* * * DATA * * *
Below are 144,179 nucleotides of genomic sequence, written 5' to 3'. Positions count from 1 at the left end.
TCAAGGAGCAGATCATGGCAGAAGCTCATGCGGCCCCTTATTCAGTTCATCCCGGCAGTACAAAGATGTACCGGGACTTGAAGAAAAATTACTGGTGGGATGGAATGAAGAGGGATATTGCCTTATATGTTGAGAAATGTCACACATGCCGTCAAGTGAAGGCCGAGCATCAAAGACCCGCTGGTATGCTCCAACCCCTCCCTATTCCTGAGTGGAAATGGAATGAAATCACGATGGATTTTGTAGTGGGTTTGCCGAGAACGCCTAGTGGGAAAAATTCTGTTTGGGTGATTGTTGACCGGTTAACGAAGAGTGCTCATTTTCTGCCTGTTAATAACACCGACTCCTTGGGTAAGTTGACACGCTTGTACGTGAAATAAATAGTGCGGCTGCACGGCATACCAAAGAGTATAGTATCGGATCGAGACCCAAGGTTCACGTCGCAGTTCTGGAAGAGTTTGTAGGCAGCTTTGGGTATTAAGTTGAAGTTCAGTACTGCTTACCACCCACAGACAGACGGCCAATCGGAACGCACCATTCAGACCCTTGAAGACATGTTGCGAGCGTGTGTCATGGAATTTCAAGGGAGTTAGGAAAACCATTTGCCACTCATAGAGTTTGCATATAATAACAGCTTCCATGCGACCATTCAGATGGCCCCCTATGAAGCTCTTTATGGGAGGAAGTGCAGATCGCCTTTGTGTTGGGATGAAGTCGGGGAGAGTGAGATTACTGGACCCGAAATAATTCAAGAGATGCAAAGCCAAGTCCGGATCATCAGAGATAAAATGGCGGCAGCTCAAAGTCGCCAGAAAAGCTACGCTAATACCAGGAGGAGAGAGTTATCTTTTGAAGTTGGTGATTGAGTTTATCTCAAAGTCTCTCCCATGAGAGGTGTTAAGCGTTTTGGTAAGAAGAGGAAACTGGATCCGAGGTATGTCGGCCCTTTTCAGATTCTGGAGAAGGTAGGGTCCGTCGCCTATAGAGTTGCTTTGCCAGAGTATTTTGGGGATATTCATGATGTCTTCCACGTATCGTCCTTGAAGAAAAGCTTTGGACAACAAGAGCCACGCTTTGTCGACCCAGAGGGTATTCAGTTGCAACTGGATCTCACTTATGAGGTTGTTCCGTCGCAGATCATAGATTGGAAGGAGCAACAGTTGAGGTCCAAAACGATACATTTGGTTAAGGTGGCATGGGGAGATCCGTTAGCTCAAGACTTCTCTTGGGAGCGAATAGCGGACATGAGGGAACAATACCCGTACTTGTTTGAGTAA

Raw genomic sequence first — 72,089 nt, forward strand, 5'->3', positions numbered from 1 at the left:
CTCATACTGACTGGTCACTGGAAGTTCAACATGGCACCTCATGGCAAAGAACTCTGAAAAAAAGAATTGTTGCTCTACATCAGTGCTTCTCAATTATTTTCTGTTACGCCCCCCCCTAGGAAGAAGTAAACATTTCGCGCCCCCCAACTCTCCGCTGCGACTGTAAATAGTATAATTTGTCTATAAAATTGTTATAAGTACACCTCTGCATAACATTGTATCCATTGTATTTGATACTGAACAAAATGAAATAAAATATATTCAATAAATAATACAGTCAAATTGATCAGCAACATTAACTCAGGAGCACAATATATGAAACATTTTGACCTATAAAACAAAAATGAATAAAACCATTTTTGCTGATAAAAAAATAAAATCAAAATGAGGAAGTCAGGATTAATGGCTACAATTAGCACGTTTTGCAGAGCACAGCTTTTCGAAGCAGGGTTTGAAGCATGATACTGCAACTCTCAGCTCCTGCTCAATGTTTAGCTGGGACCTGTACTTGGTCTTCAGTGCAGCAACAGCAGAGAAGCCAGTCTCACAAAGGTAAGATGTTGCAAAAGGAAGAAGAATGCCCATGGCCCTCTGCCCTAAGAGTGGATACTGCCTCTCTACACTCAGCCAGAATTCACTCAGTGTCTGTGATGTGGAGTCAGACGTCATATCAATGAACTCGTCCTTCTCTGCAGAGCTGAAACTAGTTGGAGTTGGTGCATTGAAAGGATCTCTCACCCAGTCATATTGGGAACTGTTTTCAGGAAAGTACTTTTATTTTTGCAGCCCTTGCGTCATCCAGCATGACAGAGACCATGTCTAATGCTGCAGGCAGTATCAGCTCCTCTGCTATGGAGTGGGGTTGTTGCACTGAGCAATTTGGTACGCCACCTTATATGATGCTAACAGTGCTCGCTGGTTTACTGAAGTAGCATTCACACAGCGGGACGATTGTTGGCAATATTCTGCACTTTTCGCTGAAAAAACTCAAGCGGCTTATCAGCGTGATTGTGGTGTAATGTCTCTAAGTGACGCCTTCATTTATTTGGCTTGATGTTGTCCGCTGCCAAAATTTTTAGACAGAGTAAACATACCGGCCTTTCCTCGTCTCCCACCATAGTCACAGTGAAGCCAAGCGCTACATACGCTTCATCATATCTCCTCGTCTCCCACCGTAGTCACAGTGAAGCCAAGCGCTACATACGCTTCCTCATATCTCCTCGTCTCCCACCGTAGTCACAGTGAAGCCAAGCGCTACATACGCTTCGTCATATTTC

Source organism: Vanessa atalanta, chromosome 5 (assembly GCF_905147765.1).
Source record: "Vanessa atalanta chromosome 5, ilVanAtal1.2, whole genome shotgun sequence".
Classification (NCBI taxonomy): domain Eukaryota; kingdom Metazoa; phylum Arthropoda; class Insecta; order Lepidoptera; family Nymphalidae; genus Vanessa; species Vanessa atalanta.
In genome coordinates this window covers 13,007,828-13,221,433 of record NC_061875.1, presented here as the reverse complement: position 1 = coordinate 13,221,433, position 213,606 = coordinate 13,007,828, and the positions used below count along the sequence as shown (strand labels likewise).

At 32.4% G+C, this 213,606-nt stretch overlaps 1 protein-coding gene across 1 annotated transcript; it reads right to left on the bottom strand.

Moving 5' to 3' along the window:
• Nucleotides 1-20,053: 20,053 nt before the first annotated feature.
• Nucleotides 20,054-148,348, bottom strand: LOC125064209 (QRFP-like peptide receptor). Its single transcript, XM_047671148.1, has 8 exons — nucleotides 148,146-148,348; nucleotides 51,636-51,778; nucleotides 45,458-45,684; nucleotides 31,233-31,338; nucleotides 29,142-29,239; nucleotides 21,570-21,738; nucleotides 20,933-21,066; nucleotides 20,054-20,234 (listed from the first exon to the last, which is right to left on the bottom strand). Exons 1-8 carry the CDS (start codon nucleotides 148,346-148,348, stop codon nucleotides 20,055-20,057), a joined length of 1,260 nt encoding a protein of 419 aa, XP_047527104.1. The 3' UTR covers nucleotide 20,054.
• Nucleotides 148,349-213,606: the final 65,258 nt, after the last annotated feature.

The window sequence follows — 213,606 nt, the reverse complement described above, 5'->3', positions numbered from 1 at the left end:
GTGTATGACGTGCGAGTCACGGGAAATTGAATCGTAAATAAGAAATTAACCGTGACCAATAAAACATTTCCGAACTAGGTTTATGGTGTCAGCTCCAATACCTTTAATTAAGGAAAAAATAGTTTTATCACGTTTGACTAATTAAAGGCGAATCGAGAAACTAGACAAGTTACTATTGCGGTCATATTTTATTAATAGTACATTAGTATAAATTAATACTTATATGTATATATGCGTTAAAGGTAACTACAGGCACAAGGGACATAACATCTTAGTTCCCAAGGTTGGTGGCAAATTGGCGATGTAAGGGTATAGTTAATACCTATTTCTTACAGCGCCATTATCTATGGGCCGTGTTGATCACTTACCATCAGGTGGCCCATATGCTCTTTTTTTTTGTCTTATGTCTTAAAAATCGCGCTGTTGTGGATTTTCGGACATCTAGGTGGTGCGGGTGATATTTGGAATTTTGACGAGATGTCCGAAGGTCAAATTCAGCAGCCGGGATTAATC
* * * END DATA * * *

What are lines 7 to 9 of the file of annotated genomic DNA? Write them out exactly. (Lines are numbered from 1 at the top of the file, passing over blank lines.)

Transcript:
Classification (NCBI taxonomy): domain Eukaryota; kingdom Metazoa; phylum Arthropoda; class Insecta; order Lepidoptera; family Nymphalidae; genus Vanessa; species Vanessa atalanta.
In genome coordinates this window covers 13,007,828-13,221,433 of record NC_061875.1, presented here as the reverse complement: position 1 = coordinate 13,221,433, position 213,606 = coordinate 13,007,828, and the positions used below count along the sequence as shown (strand labels likewise).

At 32.4% G+C, this 213,606-nt stretch overlaps 1 protein-coding gene across 1 annotated transcript; it reads right to left on the bottom strand.